Critics’ Picks

Orange Lily, 2008, oil on board, 10' 3/16“ x 5' 1/4”.


Chantal Joffe

Victoria Miro Gallery | 16 Wharf Road
16 Wharf Road
June 24–August 2

Ballet dancers possess exceptional physical qualities, but Edgar Degas painted them prepping backstage at the Royal Ballet as pretty teenagers with morals as flexible as their limbs. Today’s models also embody phenomenal physical attributes, and most are similarly immature and vulnerable to exploitation. Chantal Joffe explores this contrast between models’ worldly appearance and skittish reality in a series of small-scale paintings. Inspired by Degas’s dancers, Joffe took snapshots of models changing, exiting the catwalk, and gearing up for the runway while observing them backstage at three consecutive Chloé seasons in Paris. She then reproduced the images in her signature expressionist style.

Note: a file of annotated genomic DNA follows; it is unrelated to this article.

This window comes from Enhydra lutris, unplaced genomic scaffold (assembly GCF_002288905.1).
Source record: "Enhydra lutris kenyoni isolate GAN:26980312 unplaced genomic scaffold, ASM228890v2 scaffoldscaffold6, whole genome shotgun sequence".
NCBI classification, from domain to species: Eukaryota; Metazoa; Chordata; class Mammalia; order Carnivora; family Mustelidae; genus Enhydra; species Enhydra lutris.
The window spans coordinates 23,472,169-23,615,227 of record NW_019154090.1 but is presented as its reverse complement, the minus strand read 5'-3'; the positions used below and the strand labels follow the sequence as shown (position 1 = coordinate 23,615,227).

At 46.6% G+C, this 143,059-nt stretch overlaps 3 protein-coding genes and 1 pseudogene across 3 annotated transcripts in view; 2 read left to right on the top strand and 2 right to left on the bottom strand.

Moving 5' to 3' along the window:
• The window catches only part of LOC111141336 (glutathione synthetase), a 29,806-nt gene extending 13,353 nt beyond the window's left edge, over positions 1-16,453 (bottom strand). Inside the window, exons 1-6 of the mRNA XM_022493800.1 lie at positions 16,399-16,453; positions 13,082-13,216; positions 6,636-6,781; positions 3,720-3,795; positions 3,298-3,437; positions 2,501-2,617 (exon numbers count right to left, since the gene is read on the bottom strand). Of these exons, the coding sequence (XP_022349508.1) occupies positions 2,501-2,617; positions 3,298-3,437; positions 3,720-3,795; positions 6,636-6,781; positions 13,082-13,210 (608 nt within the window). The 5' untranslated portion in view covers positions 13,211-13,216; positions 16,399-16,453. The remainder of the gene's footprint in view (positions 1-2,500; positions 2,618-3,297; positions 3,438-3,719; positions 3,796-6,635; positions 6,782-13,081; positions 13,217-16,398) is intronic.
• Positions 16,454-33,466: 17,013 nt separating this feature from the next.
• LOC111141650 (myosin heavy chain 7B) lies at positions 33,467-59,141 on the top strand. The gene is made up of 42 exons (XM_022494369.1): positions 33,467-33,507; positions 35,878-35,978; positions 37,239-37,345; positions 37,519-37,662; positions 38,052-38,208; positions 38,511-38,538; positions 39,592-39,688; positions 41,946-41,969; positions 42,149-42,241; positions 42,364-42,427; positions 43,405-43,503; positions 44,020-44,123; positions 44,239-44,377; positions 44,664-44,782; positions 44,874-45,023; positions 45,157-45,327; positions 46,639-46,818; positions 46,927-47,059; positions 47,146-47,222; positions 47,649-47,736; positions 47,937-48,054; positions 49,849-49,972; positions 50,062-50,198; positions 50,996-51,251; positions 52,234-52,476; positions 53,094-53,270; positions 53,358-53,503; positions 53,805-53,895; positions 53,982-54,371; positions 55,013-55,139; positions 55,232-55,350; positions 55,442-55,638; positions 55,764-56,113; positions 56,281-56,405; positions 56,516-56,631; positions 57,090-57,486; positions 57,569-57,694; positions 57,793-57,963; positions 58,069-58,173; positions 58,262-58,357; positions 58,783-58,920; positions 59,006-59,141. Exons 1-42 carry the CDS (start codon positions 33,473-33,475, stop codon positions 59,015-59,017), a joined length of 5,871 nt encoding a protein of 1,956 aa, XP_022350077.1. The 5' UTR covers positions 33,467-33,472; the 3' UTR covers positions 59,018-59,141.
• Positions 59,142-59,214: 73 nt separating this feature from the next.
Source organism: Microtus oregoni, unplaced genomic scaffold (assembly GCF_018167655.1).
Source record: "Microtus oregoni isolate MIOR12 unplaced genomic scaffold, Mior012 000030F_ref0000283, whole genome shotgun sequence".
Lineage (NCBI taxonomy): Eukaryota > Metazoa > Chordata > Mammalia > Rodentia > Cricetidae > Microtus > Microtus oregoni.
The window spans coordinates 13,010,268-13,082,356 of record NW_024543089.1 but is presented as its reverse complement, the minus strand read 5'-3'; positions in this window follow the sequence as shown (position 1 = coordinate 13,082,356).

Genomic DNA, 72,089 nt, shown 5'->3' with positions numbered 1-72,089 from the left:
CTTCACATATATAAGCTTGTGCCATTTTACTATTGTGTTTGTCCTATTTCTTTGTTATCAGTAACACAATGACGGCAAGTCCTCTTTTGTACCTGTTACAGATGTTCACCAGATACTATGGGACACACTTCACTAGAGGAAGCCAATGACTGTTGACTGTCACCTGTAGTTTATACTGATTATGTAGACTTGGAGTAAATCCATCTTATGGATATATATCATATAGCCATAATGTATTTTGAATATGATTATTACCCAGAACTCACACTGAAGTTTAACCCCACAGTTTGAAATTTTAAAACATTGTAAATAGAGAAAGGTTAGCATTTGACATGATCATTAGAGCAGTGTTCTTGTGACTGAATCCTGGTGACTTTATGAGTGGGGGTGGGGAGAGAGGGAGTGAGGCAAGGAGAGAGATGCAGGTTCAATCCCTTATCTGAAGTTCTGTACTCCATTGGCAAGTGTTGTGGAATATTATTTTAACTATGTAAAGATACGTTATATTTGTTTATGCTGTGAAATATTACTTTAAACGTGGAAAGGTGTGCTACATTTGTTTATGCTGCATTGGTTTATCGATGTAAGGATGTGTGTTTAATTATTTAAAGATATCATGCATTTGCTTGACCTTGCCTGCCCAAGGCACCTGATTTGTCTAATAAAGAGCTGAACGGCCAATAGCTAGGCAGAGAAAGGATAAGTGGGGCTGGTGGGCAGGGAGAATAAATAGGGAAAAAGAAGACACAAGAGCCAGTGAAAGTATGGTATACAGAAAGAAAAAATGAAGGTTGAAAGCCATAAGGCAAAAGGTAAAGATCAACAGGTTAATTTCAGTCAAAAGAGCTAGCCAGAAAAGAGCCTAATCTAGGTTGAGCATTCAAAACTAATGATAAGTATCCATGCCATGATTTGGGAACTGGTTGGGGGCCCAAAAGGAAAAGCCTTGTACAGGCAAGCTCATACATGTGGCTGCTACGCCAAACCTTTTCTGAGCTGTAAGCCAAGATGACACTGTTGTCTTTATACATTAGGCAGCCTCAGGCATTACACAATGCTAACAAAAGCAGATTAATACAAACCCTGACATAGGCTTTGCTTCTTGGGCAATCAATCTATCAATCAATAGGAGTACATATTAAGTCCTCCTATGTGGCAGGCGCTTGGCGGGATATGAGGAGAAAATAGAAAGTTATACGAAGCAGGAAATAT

Exhibited in Victoria Miro’s smaller exhibition space, near the gallery’s entrance, this cluster of twenty-two oil paintings on canvas, board, or cardboard is arranged like the scattershot collages of Polaroids, magazine spreads, and sketches that designers often display backstage to inspire their models and makeup artists. Here, however, the paintings’ delicate size and intimate configuration work in contrast to Joffe's nearly ten-foot-tall canvases hanging in the main exhibition area. Among these six paintings is Orange Lily, 2008, a portrait of a young woman who exudes an adolescent self-consciousness similar to many of the models in the “Backstage” series. The monumental size of Orange Lily turns its subject into a complex and compelling character. But the scale of Joffe’s backstage images, each of them roughly the same size as a magazine page, suggests that while these lovely girls might be role models to other teenagers, to the fashion industry all but a few of them are interchangeable.